• Gründling A.
      Lipoteichoic acid synthesis and function in Gram-positive bacteria.
      ). Recent studies have shown that WTA is crucial for the virulence and β-lactam resistance of S. aureus and L. monocytogenes (
      • Brown S.
      • Xia G.
      • Luhachack L.G.
      • Campbell J.
      • Meredith T.C.
      • Chen C.
      • Winstel V.
      • Gekeler C.
      • Irazoqui J.E.
      • Peschel A.
      • Walker S.
      Methicillin resistance in Staphylococcus aureus requires glycosylated wall teichoic acids.
      ,
      • Krawczyk-Balska A.
      • Lipiak M.
      Critical role of a ferritin-like protein in the control of Listeria monocytogenes cell envelope structure and stability under β-lactam pressure.
      ,
      • Spears P.A.
      • Havell E.A.
      • Hamrick T.S.
      • Goforth J.B.
      • Levine A.L.
      • Thomas Abraham S.T.
      • Heiss C.
      • Azadi P.
      • Orndorff P.E.
      Listeria monocytogenes wall teichoic acid decoration in virulence and cell-to-cell spread.
      ), whereas LTA is important for cell viability and cell division in these human pathogens (
      • Gründling A.
      • Schneewind O.
      Synthesis of glycerol phosphate lipoteichoic acid in Staphylococcus aureus.
      ,
      • Webb A.J.
      • Karatsa-Dodgson M.
      • Gründling A.
      Two-enzyme systems for glycolipid and polyglycerolphosphate lipoteichoic acid synthesis in Listeria monocytogenes.
      ). In the soil bacterium B. subtilis, the absence of LTA affects divalent cation homeostasis and leads to increased sensitivity to diverse antibiotics and lysozyme, and the absence of WTA leads to drastic morphological alterations (
      • Schirner K.
      • Marles-Wright J.
      • Lewis R.J.
      • Errington J.
      Distinct and essential morphogenic functions for wall- and lipo-teichoic acids in Bacillus subtilis.
      ). It has also been shown that the deficiency in LTA synthesis leads to smaller colony sizes due to a failure in the execution of the colony developmental program in B. subtilis (
      • Mamou G.
      • Fiyaksel O.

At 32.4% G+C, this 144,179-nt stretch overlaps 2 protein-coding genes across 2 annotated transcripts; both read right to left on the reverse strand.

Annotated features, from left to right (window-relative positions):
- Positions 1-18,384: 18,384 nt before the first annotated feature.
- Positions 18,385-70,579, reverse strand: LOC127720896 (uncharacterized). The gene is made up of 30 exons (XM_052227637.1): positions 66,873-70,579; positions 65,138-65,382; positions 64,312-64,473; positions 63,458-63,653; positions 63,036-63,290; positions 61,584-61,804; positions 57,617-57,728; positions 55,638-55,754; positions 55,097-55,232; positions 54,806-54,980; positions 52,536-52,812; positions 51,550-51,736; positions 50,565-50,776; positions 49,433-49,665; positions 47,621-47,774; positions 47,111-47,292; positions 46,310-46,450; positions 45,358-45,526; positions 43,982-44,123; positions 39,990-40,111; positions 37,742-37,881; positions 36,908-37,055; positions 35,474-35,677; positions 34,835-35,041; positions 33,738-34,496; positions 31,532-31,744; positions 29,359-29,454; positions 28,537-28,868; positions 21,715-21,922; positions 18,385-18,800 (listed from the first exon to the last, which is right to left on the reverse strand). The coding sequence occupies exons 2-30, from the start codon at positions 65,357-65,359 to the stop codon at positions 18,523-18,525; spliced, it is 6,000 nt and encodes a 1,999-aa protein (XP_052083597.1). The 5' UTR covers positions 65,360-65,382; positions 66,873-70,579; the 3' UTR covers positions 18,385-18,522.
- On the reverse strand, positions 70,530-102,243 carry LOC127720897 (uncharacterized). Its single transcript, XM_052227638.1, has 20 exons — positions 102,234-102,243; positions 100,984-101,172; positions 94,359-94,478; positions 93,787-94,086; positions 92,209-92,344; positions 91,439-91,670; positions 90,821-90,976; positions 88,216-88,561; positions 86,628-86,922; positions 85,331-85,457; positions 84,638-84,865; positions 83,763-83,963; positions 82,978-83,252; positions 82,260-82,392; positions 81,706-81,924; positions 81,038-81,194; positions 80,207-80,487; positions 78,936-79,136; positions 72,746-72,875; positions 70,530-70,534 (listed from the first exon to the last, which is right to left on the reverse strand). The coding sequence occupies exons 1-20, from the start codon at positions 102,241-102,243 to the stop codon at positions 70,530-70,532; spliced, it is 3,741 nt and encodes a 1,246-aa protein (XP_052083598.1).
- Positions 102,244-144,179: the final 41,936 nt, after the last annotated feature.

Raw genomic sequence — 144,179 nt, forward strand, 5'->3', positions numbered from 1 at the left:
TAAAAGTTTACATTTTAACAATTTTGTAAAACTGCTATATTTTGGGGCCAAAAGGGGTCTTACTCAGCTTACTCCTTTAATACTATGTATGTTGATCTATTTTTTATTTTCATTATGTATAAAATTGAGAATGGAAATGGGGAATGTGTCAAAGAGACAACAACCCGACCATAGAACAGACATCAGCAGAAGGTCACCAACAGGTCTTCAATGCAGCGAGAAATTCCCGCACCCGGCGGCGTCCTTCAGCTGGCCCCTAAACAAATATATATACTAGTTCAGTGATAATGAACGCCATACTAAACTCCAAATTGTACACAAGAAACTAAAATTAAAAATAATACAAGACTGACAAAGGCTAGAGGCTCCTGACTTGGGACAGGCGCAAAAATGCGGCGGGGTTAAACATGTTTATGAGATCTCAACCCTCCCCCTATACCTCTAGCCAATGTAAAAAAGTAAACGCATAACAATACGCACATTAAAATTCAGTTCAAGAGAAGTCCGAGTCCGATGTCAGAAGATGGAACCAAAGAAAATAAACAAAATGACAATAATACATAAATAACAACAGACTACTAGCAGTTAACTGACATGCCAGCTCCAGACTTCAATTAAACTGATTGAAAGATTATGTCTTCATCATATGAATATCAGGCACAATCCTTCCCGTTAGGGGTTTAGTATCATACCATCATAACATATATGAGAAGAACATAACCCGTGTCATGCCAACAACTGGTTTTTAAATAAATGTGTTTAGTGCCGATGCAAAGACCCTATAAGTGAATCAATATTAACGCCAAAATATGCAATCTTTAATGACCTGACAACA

• Sinai L.
      • Ben-Yehuda S.
      Deficiency in lipoteichoic acid synthesis causes a failure in executing the colony developmental program in Bacillus subtilis.
      ). Additionally, B. subtilis cells lacking both WTA and LTA are not viable, reflecting the importance of these cell polymers (
      • Schirner K.
      • Marles-Wright J.
      • Lewis R.J.
      • Errington J.
      Distinct and essential morphogenic functions for wall- and lipo-teichoic acids in Bacillus subtilis.
      ). Due to the impact of WTA and LTA on cell viability and virulence, the enzymes required for their synthesis are considered suitable targets for the development of new antimicrobial compounds (
      • Xia G.
      • Peschel A.
      Toward the pathway of S. aureus WTA biosynthesis.
      ,
      • Richter S.G.
      • Elli D.
      • Kim H.K.
      • Hendrickx A.P.
      • Sorg J.A.
      • Schneewind O.
      • Missiakas D.
      Small molecule inhibitor of lipoteichoic acid synthesis is an antibiotic for Gram-positive bacteria.
      ,
      • Pasquina L.W.
      • Santa Maria J.P.
      • Walker S.
      Teichoic acid biosynthesis as an antibiotic target.
      ).
      The biosynthesis of LTA has been extensively studied in B. subtilis, S. aureus, and L. monocytogenes (
      • Percy M.G.
      • Gründling A.
      Lipoteichoic acid synthesis and function in Gram-positive bacteria.
      ,
      • Webb A.J.
      • Karatsa-Dodgson M.
      • Gründling A.
      Two-enzyme systems for glycolipid and polyglycerolphosphate lipoteichoic acid synthesis in Listeria monocytogenes.
      ,
      • Fischer W.
      Bacterial phosphoglycolipids and lipoteichoic acids.
      ,
      • Kiriukhin M.Y.
      • Debabov D.V.
      • Shinabarger D.L.
      • Neuhaus F.C.
      Biosynthesis of the glycolipid anchor in lipoteichoic acid of Staphylococcus aureus RN4220: role of YpfP, the diglucosyldiacylglycerol synthase.
      ,
      • Reichmann N.T.
      • Gründling A.
      Location, synthesis and function of glycolipids and polyglycerolphosphate lipoteichoic acid in Gram-positive bacteria of the phylum Firmicutes.
      ,
      • Wörmann M.E.
      • Corrigan R.M.
      • Simpson P.J.
      • Matthews S.J.
      • Gründling A.
      Enzymatic activities and functional interdependencies of Bacillus subtilis lipoteichoic acid synthesis enzymes.
      ). B. subtilis produces type I LTA, which is composed of an unbranched 1–3-linked polyglycerol-phosphate (GroP) backbone chain that is attached to the outer layer of the bacterial membrane via a glycolipid anchor (